Can it really be claimed that Kill Bill’s all-out assault on the boundary between high and low culture isn’t anything less than essential? Would it be too bold to state that it is this very threshold which the art of cinema needs to address to maintain its vitality into the 21st century? Quentin has made a film that absorbs world changes large and small: culture clash, file sharing, satellite dishes, DVD commentary, chat rooms, global commerce—indeed it could not have been made in a world that wasn’t so fully saturated by them. And he doesn’t stop there. To call him out for excessive violence is to forget that ours is a world of violent excess. It is this beyond itself that characterizes our present condition. Questioning the seeming lack of editorial on said violence? It’s there, look again (hint: a child’s glance at a killer over her mother’s dead body, a later echo in anime eyes witnessing even more horrifying carnage). To complain that he borrows—from Hark, from Fukasaku, from De Palma, from Leone is to miss out on the possibilities of a moment, this moment—where everything just may be up for grabs and the concepts of ownership and authorship need to be revised, and just how fucking great this could be. But then, perhaps his subtlest joke is how he makes all this “borrowed” material finally, irrevocably his.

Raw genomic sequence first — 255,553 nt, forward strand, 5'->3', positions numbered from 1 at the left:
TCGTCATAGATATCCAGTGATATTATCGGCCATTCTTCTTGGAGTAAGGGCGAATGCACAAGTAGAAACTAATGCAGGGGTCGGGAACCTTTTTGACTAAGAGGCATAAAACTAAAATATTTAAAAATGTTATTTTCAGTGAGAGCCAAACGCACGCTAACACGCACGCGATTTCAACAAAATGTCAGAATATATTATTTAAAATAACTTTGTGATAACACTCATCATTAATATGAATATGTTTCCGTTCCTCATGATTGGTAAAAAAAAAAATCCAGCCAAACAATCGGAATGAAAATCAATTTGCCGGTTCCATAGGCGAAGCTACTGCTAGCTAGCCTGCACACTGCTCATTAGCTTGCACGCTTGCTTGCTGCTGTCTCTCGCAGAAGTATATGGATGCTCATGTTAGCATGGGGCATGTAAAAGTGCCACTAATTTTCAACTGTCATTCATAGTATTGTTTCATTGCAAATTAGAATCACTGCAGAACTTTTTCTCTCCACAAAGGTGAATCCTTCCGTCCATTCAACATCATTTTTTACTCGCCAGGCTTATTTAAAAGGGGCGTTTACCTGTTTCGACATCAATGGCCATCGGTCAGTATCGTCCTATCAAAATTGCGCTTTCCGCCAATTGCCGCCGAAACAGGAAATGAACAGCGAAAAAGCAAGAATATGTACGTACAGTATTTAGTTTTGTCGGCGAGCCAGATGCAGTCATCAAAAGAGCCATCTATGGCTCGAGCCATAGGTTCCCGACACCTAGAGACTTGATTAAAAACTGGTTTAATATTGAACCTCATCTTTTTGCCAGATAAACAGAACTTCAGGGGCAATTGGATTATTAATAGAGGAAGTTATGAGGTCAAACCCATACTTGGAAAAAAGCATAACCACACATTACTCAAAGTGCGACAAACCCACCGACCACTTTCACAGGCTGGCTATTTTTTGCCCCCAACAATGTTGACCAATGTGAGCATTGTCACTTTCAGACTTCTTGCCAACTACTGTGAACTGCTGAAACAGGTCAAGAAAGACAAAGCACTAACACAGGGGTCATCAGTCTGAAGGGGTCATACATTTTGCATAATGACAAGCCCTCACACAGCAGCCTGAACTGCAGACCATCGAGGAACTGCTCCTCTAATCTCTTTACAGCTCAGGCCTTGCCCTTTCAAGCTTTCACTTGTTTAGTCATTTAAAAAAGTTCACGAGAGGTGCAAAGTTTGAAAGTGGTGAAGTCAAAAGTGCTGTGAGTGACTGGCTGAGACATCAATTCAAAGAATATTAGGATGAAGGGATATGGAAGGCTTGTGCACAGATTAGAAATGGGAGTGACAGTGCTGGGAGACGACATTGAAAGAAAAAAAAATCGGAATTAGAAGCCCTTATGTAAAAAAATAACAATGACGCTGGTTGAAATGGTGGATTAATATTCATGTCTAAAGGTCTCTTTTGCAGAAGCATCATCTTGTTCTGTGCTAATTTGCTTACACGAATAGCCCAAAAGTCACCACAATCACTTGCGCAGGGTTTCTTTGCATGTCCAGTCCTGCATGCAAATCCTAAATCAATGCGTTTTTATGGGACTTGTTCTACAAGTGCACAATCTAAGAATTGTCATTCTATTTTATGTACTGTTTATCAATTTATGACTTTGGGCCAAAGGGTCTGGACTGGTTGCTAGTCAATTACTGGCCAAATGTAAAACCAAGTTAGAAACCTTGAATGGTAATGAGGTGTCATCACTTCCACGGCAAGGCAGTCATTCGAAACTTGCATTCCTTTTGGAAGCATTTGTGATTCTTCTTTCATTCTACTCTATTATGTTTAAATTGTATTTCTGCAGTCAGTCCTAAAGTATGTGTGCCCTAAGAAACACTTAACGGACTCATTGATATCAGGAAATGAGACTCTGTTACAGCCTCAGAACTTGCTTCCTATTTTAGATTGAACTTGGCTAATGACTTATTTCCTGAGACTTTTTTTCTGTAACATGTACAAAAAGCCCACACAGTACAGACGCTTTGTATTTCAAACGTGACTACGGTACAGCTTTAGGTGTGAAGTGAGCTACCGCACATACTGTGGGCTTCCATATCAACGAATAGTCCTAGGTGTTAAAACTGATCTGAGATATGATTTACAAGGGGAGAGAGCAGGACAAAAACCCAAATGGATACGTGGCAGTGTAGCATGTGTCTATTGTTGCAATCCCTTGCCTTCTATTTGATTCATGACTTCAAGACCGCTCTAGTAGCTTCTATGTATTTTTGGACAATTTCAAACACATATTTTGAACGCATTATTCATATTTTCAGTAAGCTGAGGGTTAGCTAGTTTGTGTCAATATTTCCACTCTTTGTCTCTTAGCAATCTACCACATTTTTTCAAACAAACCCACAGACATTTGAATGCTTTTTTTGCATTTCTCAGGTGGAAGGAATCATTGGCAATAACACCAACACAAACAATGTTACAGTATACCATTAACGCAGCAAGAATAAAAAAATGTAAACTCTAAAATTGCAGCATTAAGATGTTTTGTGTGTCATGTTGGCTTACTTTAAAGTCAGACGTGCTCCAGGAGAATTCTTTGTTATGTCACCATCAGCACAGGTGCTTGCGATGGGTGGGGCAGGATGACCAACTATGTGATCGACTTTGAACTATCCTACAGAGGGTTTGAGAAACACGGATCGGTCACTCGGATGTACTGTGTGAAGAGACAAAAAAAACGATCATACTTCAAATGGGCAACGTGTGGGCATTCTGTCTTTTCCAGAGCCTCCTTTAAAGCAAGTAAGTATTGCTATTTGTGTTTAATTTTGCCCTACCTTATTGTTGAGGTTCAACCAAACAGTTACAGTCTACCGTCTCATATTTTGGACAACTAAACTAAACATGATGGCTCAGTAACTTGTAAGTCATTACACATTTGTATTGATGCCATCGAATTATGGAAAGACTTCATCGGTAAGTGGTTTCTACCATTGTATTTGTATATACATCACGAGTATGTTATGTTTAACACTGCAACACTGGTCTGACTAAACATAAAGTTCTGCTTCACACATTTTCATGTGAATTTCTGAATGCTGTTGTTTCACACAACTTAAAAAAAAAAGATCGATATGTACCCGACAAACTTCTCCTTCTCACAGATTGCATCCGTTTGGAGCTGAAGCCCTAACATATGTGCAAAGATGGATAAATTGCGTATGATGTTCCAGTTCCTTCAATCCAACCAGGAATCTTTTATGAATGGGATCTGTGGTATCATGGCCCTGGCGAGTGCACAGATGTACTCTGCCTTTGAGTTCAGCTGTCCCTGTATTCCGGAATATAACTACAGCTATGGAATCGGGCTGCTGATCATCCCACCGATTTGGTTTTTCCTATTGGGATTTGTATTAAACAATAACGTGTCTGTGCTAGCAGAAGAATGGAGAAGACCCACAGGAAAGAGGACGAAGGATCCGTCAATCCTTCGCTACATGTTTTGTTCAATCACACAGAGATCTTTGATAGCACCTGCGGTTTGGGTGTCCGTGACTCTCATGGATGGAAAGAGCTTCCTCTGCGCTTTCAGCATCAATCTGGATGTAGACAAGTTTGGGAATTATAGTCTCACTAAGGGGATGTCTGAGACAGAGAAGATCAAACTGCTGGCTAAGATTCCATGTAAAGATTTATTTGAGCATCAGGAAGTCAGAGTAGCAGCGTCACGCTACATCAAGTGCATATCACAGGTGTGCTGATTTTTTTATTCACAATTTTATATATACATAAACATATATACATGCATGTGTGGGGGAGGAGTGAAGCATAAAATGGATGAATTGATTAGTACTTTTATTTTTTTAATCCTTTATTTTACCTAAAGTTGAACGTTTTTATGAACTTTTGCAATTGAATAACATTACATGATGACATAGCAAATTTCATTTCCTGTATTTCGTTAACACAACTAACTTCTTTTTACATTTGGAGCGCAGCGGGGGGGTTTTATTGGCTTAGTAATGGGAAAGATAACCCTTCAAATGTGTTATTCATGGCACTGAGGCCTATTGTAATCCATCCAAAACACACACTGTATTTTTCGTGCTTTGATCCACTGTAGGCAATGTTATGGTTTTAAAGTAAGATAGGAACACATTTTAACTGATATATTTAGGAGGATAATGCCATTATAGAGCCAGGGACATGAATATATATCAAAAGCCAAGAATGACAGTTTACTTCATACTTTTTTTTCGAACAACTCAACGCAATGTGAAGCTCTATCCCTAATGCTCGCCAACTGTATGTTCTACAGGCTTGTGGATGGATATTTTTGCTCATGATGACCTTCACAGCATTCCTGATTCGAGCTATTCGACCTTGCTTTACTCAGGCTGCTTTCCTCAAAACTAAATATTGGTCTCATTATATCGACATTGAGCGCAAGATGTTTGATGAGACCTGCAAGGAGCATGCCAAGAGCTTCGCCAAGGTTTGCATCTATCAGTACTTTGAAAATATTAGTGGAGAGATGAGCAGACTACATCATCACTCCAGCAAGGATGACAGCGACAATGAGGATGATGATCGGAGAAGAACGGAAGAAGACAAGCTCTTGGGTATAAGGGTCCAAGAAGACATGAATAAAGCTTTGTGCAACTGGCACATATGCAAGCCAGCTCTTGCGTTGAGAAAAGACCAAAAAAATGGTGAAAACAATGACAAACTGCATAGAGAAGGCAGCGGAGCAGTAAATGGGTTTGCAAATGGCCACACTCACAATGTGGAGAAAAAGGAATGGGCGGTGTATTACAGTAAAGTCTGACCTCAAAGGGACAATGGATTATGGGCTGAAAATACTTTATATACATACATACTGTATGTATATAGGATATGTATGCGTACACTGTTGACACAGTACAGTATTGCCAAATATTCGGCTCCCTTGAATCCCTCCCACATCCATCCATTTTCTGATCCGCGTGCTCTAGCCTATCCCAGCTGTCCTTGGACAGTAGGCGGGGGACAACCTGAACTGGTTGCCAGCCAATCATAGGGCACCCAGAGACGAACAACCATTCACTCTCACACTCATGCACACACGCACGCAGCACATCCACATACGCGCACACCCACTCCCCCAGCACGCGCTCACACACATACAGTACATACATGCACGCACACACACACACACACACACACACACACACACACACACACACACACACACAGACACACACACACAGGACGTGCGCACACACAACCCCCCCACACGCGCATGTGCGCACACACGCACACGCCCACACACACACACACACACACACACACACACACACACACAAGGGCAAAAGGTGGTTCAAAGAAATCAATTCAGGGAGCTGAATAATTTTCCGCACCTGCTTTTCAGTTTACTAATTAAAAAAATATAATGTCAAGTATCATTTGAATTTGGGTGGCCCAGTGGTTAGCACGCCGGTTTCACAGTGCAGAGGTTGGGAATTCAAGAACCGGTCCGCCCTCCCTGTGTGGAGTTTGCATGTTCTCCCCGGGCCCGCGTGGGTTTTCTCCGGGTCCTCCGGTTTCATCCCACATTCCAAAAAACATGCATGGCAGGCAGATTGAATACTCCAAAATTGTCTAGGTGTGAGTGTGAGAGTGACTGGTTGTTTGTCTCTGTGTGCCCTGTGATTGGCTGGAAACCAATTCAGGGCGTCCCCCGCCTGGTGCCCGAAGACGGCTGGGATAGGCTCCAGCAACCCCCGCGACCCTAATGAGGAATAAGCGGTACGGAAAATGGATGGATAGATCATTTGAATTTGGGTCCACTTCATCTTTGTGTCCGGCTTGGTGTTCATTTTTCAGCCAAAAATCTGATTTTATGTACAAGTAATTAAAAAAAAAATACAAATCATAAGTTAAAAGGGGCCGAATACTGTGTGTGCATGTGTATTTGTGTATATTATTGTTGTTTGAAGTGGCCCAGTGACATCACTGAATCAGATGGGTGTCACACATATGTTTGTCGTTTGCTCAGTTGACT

Other films on our year-end list address the “now”—demonlover and Elephant with trepidation, Lost in Translation with wry, resigned detachment, Lord of the Rings through allegory and sheer force of its realization, Mystic River by complete refusal—but none live and breathe it so urgently as Kill Bill. Way back in 1994, Pulp Fiction changed the cinematic landscape. Near simultaneously, the Wu-Tang Clan shattered the rap world with Enter the Wu-Tang (36 Chambers). Both succeeded on airtight aesthetics of ethnic idolization copped from the movies (blaxploitation on the one hand, kung-fu on the other) coupled with a yawning disinterest in high and low, underground and over, and no oddsmaker could have predicted their unexpectedly wild success. Both spawned knock-offs and imitations, and didn’t return (notwithstanding the numerous Wu-Tang side projects or Four Rooms) with new works until 1997. After that, silence until after the turn of the century. Silence that raised questions about whether either were that good in the first place. It’s all too fitting that the architects of both (Quentin and the Clan’s RZA) have come together nearly a decade later to prove the skeptics wrong. If you’re still not convinced that Kill Bill deserves this spot and that Tarantino and RZA are the most exciting cinematic pairing of 2003, check out the interplay in the Lucy-Uma cat-sword-fight finale. As solo flamenco guitar morphs into mariachi into funk on the soundtrack, Tarantino’s protagonists circle each other warily, impending death fully palpable, in one of the most indelible, fatalistic moments of 2003. Too fatalistic? Remember it was Rainer Werner Fassbinder who said “The more fatalistic a film is the more hopeful it is.” Maybe Volume 2 will make the fundamental optimism in this work more obvious. For all its merits, that may be the best part of watching Kill Bill: Volume 1—the realization as it ends: we’re only halfway there.